The Government’s theory is that trimming back the public sector and reducing business taxation and regulation will free up a wave of private sector growth and job creation over the next few years. It's a nice idea, and at first glance the impressive employment growth in the months after the Coalition took the reins suggests they may have a point. But while there was undoubtedly a bit of optimism generated by the new broom(s) in Westminster, the ONS points out that a rise in part-time working constituted much of this hike. And if three students, working part-time, are doing a job that was previously filled by a full-time employee, we’re not exactly any better off than before – worse, if anything.
Perhaps the more salient figure was that surprise increase in the claimant count, which was up 2,300 to 1.47m. Employment Minister Chris Grayling was also keen to flag that nearly 5m people are now claiming the three main out-of-work benefits - proof, he says, that 'the system the Government inherited is failing to get people on welfare into jobs'. It seems odd that a minister can try to make political capital out of a rise in the claimant count, but the Coalition is still just about able to blame everything on the last lot. Unfortunately for them, that won't last forever.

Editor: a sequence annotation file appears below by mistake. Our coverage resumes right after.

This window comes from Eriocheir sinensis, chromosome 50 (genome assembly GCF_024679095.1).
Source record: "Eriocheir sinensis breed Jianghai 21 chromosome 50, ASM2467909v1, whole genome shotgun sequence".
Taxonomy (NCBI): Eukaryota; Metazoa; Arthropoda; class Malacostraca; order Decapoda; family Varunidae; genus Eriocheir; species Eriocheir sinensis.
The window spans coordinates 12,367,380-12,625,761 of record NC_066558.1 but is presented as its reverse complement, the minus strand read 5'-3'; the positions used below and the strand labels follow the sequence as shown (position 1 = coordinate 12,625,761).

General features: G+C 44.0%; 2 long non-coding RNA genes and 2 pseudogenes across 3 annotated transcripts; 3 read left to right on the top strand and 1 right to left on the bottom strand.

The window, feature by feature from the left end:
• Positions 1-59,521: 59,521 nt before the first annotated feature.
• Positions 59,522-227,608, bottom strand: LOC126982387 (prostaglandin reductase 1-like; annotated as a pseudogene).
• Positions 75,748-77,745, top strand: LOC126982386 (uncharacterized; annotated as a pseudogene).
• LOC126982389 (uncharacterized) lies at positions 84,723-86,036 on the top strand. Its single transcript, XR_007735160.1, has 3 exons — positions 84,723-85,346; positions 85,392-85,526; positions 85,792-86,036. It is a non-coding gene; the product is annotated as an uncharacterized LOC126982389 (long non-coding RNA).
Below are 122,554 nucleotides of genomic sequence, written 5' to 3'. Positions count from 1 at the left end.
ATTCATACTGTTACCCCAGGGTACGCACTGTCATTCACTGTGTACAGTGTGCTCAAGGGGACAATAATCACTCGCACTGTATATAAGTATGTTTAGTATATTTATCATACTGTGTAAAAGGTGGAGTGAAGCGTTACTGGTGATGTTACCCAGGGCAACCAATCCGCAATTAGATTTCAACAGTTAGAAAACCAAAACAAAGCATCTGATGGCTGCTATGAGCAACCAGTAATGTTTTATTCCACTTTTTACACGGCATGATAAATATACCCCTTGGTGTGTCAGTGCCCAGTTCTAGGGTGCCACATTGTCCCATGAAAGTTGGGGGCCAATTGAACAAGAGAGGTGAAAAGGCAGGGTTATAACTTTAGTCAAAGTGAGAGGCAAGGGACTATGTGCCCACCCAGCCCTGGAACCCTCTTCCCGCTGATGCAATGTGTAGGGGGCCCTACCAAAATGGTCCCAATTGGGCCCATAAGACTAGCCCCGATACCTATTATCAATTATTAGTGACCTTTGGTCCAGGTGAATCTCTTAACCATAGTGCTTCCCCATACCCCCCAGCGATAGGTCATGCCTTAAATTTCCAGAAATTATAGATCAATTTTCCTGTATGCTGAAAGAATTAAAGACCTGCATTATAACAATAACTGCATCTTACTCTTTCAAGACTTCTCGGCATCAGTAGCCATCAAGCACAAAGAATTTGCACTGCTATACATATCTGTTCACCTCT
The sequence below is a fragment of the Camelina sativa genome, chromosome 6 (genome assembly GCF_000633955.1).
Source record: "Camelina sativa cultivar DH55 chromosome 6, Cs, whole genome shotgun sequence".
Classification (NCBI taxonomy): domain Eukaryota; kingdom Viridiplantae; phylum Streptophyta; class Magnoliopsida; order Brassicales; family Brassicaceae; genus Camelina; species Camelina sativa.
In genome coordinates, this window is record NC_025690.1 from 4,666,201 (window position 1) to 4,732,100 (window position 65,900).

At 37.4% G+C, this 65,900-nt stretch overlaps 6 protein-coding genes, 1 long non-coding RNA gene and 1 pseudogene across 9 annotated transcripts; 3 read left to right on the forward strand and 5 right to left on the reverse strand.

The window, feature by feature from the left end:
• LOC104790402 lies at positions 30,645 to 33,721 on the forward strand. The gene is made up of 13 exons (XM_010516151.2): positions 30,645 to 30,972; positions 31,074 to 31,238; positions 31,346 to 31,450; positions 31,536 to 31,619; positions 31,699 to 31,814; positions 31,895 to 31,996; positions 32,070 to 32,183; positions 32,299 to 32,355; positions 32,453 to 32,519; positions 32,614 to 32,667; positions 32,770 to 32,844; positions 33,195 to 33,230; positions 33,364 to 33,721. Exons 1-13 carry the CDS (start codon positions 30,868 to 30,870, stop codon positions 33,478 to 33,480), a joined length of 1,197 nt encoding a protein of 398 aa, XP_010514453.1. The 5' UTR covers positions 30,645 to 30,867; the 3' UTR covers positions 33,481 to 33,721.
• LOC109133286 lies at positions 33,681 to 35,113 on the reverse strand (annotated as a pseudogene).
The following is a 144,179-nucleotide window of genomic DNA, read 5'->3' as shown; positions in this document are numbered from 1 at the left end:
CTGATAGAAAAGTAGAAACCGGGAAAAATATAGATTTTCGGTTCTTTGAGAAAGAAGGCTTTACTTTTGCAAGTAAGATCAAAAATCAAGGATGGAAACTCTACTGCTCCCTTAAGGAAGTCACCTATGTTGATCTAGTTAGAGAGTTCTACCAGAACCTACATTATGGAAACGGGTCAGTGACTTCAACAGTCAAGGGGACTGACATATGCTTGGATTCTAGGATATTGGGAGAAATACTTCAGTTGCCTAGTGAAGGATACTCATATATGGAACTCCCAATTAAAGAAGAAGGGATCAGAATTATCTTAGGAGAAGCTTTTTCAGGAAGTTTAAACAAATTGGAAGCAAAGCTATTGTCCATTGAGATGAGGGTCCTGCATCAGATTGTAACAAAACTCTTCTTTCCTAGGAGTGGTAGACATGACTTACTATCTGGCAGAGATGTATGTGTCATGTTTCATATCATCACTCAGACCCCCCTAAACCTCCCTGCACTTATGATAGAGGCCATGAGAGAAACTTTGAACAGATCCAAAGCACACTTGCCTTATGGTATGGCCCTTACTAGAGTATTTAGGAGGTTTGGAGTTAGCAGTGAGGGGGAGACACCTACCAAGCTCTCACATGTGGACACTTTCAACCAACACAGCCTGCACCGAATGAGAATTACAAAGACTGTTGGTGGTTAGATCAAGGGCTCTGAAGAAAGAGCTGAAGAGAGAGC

We'll have to wait and see how aggressive the Coalition is with its October spending review; it may be that they're softening us up so the end result won't seem so bad (the likes of the CIPD are encouraging them to back-load any job losses). But either way, it seems inevitable that unemployment will rise in the coming months as the civil service cuts kick in. However successful private sector job creation is - and there's an argument that a lack of consumer spending is going to be a major check on growth across the board - it's unlikely to be able to pick up that much slack, at least in the short term.